Producing producers

Students in upcoming D214 Studio class to learn producing skills, create reality show

Sam Svoboda, Editor-in-Chief

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District 214 is yet again expanding its career pathway program, building a full-fledged production studio in Forest View to create a program called D214 Studio. The program, which will officially begin next semester, mirrors past career pathway courses in that it’s a hands-on experience, but it is also significantly more ambitious.

The program aims to have students produce, shoot and edit a professional-quality reality show called “High School Flip” that highlights the work of two other career pathways: Design and Practical Architectural Construction (PAC). The reality show will document the work of those two courses as they plan, build and flip a house over the course of a season.

“The district wanted to do something unique that’s not done virtually anywhere as far as we know,” Elk Grove High School teacher Bruce Janu said.

Janu will instruct the course along with Todd Hatfield of Hersey, and owns production company Bell, Book, & Camera Productions. He will bring his knowledge gained making videos and films to D214 studio.

The class is a bit different from the average high school course. Students from all over District 214 can take it, but they must apply for acceptance into the program.

“[We’re] trying to bring in the best,” Janu said. “Does that mean we’re trying to bring in a student with lots of experience? Not necessarily. But a kid who demonstrates a passion, a desire, and ability to get things done [would be accepted to the program].”

Space is limited, but students who are accepted will earn half a credit and get a chance to build their portfolio. The instruction portion of the class runs after school from 4:00-5:30 p.m. two nights every week, but students will be pulled out of classes during the day to shoot the actual T.V. show.

Both the Capstone and Internship levels will be involved in producing “High School Flip,” although the Internship course, which can be taken only after Capstone, will be heavily involved in both the filming of the show and the mentoring of Capstone students.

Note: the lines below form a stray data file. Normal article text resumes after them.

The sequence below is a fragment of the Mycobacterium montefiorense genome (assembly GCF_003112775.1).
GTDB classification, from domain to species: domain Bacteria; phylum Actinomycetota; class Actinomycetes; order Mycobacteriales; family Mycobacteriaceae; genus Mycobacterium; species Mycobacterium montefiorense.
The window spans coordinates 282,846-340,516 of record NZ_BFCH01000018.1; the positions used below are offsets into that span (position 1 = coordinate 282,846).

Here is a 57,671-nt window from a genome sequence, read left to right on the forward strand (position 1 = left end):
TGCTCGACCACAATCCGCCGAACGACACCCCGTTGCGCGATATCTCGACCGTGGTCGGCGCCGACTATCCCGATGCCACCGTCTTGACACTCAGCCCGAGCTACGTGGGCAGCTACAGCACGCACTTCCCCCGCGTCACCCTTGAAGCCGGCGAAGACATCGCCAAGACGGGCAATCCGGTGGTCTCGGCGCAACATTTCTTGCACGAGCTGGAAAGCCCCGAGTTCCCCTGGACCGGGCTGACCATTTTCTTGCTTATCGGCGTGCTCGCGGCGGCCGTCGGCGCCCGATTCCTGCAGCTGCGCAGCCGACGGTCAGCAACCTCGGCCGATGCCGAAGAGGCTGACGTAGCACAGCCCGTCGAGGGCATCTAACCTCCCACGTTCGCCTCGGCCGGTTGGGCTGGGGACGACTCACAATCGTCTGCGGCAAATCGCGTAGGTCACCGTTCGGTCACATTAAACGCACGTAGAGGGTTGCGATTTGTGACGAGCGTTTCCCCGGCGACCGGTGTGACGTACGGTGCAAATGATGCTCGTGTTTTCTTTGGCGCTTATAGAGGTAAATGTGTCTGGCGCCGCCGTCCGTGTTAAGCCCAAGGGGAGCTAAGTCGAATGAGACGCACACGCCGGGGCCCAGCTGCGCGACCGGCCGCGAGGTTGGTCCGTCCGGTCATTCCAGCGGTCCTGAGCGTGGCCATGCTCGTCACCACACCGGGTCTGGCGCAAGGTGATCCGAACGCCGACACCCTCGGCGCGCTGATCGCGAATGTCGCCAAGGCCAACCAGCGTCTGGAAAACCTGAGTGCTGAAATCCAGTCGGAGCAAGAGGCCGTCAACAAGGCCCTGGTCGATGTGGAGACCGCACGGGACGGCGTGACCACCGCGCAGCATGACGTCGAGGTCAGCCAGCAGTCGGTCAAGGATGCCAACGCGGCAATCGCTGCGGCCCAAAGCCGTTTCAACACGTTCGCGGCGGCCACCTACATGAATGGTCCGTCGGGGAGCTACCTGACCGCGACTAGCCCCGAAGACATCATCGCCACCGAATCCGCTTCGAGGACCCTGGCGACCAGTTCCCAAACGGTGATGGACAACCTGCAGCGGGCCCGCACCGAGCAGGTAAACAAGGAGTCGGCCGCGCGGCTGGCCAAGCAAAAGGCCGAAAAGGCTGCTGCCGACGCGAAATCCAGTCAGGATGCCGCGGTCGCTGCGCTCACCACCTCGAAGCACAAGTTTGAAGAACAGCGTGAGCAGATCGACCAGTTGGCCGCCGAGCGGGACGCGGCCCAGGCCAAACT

“High School Flip” aims to give students autonomy and control while simultaneously giving them a head start in a particular career. Another course like that at RMHS is Entrepreneurship, which has students building their own businesses and presenting them to investors.

“I think [career pathway courses are] really helpful because it gives you an idea whether you want to do that when you’re older or not,” junior Grace Stubing, who’s currently in Entrepreneurship, said. “…It’s really helpful to learn now in high school, and get some more experience.”

Not everybody believes a head start like this is good for education, however, history teacher R. Elliott Olson believes career pathway courses disregard several real factors about living in the real world, and make students focus on their career too early on.

“Nowhere in this program does it teach you how to be an employee with protected rights, nowhere does it teach you what to do if a boss takes advantage of you, nowhere does it teach you that maybe the system that we’re preparing you for isn’t the be-all end-all of everything,” Olson said.  “….I would argue that it is companies, the people that are eventually going to employ these students, that benefit the most from these career pathways.”

Others at RMHS see  D214 Studio—and career pathways in general—as an opportunity to work hands-on in the field their interested in.

“If you’re interesting in film, journalism, broadcasting, this would give you the experience,” Media teacher Tobin Summers said. “It’s fantastic.”